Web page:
Why you should care

Sex-change surgery might offer only a physical fix for complex psychological problems. 

The problem began for Walt Heyer when he was just 5 years old, when he says his grandmother routinely slipped him into dresses, gushing about how she’d prefer him as a girl. Nearly 40 years later, a psychiatrist diagnosed him with gender dysphoria and approved him for sex reassignment surgery. Then came divorce, surgery and a life as Laura Jensen. The euphoria did not last long. After learning of his transition, his company fired him as he continued to pay child support. He began drinking and overdosed on cocaine.

After rehab, he enrolled in a counselor certification program and saw transgender patients grappling with depression and other psychiatric disorders. Wondering whether he had an undiagnosed disorder, he saw another psychiatrist. The new diagnosis? Dissociative identity disorder; he had developed distinct male and female identities. “I was misdiagnosed.”

Sex-reassigned people had a five- and threefold higher risk of attempted suicide and psychiatric disorders, respectively.

Nowadays Heyer, who’s on a lifelong hormone regimen to reverse the changes, is an ardent advocate against sex-reassignment surgery. And he may have a point: What if the procedure is an invasive physical solution for an inherently psychological problem? Given that people with gender dysphoria often struggle with other psychiatric disorders, surgery might offer a superficial fix that neglects an underlying web of issues. Disentangling them might resolve gender dysphoria without the need for sex reassignment surgery, which has become increasingly easier to obtain. (The Affordable Care Act now makes it possible for transgender individuals to purchase insurance plans that cover the procedure.)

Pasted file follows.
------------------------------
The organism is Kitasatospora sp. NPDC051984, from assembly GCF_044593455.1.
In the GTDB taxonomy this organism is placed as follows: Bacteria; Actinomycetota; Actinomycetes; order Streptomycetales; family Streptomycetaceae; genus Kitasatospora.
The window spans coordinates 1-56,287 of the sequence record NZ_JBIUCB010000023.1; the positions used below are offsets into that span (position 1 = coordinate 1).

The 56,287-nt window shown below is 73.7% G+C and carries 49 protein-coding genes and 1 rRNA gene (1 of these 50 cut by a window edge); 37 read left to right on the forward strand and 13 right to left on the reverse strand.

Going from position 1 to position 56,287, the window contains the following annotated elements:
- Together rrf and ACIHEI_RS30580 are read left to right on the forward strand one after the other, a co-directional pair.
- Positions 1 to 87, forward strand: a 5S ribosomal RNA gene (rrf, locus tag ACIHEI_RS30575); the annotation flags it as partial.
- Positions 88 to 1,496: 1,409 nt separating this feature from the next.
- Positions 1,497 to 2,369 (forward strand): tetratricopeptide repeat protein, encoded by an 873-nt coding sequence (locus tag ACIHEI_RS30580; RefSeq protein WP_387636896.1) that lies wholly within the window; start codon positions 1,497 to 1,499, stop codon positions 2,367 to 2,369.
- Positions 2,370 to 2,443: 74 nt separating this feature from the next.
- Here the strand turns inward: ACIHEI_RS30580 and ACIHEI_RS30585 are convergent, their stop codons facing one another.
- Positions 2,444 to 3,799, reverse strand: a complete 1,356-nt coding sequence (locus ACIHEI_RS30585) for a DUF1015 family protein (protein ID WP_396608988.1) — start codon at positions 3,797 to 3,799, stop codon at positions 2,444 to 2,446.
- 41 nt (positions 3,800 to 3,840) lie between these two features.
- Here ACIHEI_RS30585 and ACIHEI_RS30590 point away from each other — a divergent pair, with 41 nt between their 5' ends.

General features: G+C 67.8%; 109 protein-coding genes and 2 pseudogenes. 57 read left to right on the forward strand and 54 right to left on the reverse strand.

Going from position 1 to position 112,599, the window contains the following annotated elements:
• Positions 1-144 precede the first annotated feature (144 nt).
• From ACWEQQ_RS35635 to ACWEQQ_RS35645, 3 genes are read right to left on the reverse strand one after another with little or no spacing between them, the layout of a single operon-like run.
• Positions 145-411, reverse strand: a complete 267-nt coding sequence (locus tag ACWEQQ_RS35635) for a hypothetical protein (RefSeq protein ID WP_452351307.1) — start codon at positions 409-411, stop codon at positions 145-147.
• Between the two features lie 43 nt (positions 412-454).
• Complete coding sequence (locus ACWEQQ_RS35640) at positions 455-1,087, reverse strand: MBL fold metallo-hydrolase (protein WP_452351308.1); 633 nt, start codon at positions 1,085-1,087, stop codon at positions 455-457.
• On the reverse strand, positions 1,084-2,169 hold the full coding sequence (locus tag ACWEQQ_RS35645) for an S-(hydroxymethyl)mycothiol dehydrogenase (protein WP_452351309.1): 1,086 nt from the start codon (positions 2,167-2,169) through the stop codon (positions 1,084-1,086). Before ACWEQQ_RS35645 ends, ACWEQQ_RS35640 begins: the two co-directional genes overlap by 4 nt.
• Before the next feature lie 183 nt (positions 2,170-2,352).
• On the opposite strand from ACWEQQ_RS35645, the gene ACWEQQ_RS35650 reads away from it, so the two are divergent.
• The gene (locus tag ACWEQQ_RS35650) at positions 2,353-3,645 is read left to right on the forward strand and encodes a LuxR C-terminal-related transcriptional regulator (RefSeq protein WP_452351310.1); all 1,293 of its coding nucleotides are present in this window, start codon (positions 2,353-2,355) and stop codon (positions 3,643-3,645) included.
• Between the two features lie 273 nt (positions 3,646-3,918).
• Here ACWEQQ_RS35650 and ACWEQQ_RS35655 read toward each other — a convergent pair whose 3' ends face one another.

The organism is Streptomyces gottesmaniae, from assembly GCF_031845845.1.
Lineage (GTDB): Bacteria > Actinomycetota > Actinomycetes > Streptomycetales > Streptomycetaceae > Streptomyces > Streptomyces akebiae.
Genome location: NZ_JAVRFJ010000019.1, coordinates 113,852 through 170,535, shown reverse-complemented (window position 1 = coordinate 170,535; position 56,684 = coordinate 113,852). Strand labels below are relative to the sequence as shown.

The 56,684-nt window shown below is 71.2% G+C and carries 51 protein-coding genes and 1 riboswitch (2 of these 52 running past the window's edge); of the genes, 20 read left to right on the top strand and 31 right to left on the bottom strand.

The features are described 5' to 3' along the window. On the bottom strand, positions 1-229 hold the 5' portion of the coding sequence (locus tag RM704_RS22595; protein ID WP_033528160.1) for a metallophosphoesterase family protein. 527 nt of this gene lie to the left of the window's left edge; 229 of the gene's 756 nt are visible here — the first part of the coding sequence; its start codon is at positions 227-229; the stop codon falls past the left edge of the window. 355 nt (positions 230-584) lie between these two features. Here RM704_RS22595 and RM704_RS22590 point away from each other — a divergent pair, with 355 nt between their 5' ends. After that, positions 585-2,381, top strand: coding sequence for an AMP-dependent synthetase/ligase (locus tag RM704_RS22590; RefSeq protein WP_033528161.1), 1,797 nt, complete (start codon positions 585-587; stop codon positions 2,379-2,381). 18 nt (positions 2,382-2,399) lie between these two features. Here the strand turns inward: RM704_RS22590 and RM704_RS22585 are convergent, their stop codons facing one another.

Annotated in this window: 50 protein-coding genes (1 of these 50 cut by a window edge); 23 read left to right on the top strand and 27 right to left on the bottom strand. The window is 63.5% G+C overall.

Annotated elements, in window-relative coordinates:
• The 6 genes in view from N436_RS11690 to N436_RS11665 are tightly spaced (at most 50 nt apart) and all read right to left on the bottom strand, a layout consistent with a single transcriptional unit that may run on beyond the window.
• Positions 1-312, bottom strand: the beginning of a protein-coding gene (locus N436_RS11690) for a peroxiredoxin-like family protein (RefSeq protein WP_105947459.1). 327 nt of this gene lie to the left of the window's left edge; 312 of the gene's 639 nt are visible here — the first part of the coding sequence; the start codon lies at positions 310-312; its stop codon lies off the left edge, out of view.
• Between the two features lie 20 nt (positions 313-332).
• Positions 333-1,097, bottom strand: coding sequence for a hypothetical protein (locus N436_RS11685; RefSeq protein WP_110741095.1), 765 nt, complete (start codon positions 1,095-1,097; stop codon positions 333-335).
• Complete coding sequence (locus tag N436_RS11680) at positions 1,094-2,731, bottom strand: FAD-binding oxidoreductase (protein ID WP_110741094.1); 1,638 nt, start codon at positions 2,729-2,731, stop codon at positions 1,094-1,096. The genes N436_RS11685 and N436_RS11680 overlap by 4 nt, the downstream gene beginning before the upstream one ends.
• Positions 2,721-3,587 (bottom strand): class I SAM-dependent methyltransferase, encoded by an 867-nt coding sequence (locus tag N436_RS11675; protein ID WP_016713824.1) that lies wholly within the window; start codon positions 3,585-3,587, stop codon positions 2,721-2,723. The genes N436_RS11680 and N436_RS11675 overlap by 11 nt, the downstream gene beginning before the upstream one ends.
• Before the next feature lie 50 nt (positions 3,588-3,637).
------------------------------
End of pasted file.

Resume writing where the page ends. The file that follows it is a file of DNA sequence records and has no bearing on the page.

Not to discount gender dysphoria as a distinct — and often devastating — psychiatric disorder. Those who suffer it experience deep discomfort with their own gender and a strong, persistent desire to be the opposite gender. An estimated 700,000 adult Americans are transgender, and 80 percent of sex-reassigned patients examined in a 2010 Mayo Clinic study experienced an improvement in treating their gender dysphoria, consistent with other research findings. “Generally speaking, the results are positive,” said Anna Glezer, an assistant professor of psychiatry at the University of California, San Francisco.

But these studies looked at relatively few patients and often lacked controls. Karolinska Institutet researchers published one of the few controlled, large-scale, long-term follow-up studies in 2011. They looked at 191 male-to-female and 133 female-to-male patients who had undergone surgery between 1973 and 2003, matching each with 10 randomly chosen people who hadn’t undergone surgery as controls. Their findings? Sex-reassigned people had a five-fold higher risk of attempted suicide, and were three times as likely to have a psychiatric disorder.

Indeed, many sex-reassigned individuals have grappled with gender dysphoria for years, as well as major depressive disorder or other psychiatric disorders, according to some studies. Surgery doesn’t just make them “go away.” A follow-up of Johns Hopkins Hospital patients after sex reassignment surgery found that they struggled with the same relationship and emotional problems they had before the procedure.

And if the medical community recommends psychiatric care, not cosmetic procedures, for people suffering from anorexia and body dysmorphic disorder, despite those patients’ belief that changing their appearance will solve their problems, why not do the same for gender dysphoria patients? In fact, surgery might worsen their self-image. Some develop an addiction to plastic surgery, even seeking back-alley procedures.

Given the scarcity of methodologically strong research showing that sex reassignment surgery improves the treatment of gender dysphoria, is the procedure — which drastically alters an otherwise-healthy body — even medically appropriate? After surgery, “you’re thinking you have finally become who you were,” Heyer said. But it “was never necessary to find out who your true self was.”

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